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Lecture# Geometric Locus and Mechanics

Description

This lecture covers the geometric locus of points with a fixed distance ratio, sections of a cone by a plane, and the resolution of Kepler's problem. It also delves into Newton's laws, conservation laws, and the principles of mechanics.

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Related concepts (49)

PHYS-101(g): General physics : mechanics

Le but du cours de physique générale est de donner à l'étudiant les notions de base nécessaires à la compréhension des phénomènes physiques. L'objectif est atteint lorsque l'étudiant est capable de pr

Force

In physics, a force is an influence that can cause an object to change its velocity, i.e., to accelerate, unless counterbalanced by other forces. The concept of force makes the everyday notion of pushing or pulling mathematically precise. Because the magnitude and direction of a force are both important, force is a vector quantity. It is measured in the SI unit of newton (N) and often represented by the symbol F.

Physics

Physics is the natural science of matter, involving the study of matter, its fundamental constituents, its motion and behavior through space and time, and the related entities of energy and force. Physics is one of the most fundamental scientific disciplines, with its main goal being to understand how the universe behaves. A scientist who specializes in the field of physics is called a physicist. Physics is one of the oldest academic disciplines and, through its inclusion of astronomy, perhaps the oldest.

Newton's laws of motion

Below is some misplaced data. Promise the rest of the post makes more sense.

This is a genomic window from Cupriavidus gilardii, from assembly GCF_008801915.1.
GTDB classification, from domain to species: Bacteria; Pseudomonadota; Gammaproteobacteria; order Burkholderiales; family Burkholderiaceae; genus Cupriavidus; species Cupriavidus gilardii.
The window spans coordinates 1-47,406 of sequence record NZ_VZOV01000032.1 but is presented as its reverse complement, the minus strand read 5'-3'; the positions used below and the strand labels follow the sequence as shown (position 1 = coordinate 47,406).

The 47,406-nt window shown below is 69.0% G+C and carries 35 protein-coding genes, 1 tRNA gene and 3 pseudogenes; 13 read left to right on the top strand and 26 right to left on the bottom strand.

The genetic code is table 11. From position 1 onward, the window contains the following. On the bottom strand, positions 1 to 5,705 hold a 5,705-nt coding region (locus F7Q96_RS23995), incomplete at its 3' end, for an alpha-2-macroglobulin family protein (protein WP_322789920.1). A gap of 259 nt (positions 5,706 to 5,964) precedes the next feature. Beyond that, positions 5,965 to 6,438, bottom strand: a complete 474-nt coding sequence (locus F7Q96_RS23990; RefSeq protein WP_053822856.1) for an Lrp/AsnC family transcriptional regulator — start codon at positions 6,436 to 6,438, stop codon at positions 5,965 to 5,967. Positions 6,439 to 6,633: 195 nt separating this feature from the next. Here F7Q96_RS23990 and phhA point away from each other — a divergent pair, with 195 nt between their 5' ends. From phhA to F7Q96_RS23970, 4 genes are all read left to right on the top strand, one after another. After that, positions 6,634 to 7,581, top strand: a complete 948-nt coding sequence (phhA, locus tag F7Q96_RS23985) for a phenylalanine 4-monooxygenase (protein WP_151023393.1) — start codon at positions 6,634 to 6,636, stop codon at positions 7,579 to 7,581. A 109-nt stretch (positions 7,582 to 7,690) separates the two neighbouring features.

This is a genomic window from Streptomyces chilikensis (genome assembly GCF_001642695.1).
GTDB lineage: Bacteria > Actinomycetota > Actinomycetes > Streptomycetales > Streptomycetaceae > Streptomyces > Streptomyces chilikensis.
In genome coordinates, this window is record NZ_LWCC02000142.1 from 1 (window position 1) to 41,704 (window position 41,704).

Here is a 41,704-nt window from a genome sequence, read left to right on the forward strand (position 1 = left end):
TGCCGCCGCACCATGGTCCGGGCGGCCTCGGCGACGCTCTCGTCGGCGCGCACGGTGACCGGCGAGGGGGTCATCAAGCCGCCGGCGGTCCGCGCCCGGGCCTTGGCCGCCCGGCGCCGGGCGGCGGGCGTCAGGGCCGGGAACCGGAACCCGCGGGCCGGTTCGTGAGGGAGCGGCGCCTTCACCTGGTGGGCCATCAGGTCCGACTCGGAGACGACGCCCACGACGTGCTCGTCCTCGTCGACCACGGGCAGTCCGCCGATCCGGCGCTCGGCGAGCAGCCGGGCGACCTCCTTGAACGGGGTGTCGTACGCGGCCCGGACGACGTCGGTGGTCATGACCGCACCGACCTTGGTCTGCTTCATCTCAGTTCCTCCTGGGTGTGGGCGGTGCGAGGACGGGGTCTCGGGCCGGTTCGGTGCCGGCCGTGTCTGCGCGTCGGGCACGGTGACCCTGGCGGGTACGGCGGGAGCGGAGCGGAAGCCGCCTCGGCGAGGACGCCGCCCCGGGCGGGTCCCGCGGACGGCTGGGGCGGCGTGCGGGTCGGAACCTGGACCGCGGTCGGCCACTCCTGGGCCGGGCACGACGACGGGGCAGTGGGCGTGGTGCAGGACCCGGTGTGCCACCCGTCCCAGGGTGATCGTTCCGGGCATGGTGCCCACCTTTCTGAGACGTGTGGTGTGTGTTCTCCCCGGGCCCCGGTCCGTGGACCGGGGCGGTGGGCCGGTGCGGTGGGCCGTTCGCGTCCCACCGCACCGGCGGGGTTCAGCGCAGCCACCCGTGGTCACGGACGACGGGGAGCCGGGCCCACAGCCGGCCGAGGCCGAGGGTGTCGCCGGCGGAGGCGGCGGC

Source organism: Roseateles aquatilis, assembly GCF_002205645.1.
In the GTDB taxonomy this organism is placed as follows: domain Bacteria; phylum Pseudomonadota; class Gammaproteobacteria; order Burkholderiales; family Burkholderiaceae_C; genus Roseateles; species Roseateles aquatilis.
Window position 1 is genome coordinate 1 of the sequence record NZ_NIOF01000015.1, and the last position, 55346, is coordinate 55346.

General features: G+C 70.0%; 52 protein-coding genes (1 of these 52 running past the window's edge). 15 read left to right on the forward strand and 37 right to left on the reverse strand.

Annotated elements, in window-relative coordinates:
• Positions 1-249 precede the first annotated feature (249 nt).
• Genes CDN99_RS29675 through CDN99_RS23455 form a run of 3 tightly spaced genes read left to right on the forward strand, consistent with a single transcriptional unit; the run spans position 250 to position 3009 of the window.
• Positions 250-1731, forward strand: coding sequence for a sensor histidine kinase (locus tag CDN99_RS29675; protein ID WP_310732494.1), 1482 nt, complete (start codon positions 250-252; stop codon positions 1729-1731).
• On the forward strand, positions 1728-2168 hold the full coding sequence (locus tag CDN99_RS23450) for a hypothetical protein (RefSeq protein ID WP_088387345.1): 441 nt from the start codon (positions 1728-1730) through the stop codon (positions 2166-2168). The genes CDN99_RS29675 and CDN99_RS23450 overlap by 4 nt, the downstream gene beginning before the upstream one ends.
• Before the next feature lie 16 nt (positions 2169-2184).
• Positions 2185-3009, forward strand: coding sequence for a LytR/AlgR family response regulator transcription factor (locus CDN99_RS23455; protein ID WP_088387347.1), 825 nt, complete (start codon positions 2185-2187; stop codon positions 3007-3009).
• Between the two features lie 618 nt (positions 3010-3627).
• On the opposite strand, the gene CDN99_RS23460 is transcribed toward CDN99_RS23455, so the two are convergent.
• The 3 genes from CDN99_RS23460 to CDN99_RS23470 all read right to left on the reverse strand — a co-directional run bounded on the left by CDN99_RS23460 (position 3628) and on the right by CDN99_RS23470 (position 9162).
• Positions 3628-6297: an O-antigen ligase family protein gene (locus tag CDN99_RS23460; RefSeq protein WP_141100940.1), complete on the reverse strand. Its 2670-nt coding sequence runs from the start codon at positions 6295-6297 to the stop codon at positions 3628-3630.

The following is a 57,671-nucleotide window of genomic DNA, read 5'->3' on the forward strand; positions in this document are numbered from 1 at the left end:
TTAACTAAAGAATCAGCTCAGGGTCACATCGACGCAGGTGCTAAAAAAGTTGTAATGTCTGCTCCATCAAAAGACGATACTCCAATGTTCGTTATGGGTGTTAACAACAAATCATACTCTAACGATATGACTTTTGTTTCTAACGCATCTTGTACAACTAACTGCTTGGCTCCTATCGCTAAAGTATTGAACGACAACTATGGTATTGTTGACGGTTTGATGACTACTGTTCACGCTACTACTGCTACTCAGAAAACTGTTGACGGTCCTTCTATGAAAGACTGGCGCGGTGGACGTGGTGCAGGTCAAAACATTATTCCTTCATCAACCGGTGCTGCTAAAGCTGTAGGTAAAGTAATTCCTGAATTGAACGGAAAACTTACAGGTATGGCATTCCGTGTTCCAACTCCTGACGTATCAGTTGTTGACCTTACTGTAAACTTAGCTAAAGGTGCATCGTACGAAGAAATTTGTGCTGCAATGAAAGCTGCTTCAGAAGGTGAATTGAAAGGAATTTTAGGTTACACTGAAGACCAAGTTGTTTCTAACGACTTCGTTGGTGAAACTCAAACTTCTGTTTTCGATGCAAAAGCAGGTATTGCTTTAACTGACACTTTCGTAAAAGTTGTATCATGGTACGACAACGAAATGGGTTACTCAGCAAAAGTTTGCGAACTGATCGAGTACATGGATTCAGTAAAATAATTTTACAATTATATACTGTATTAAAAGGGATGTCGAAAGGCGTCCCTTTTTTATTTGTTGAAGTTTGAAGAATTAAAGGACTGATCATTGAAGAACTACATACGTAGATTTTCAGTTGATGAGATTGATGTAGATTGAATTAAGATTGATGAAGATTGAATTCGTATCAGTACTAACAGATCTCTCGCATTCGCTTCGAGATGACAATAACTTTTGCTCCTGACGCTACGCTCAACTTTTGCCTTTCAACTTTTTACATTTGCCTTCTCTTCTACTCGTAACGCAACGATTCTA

Newton's laws of motion are three basic laws of classical mechanics that describe the relationship between the motion of an object and the forces acting on it. These laws can be paraphrased as follows: A body remains at rest, or in motion at a constant speed in a straight line, unless acted upon by a force. When a body is acted upon by a force, the time rate of change of its momentum equals the force. If two bodies exert forces on each other, these forces have the same magnitude but opposite directions.

Momentum

In Newtonian mechanics, momentum (: momenta or momentums; more specifically linear momentum or translational momentum) is the product of the mass and velocity of an object. It is a vector quantity, possessing a magnitude and a direction. If m is an object's mass and v is its velocity (also a vector quantity), then the object's momentum p (from Latin pellere "push, drive") is: In the International System of Units (SI), the unit of measurement of momentum is the kilogram metre per second (kg⋅m/s), which is equivalent to the newton-second.

Angular momentum

In physics, angular momentum (sometimes called moment of momentum or rotational momentum) is the rotational analog of linear momentum. It is an important physical quantity because it is a conserved quantity – the total angular momentum of a closed system remains constant. Angular momentum has both a direction and a magnitude, and both are conserved. Bicycles and motorcycles, flying discs, rifled bullets, and gyroscopes owe their useful properties to conservation of angular momentum.

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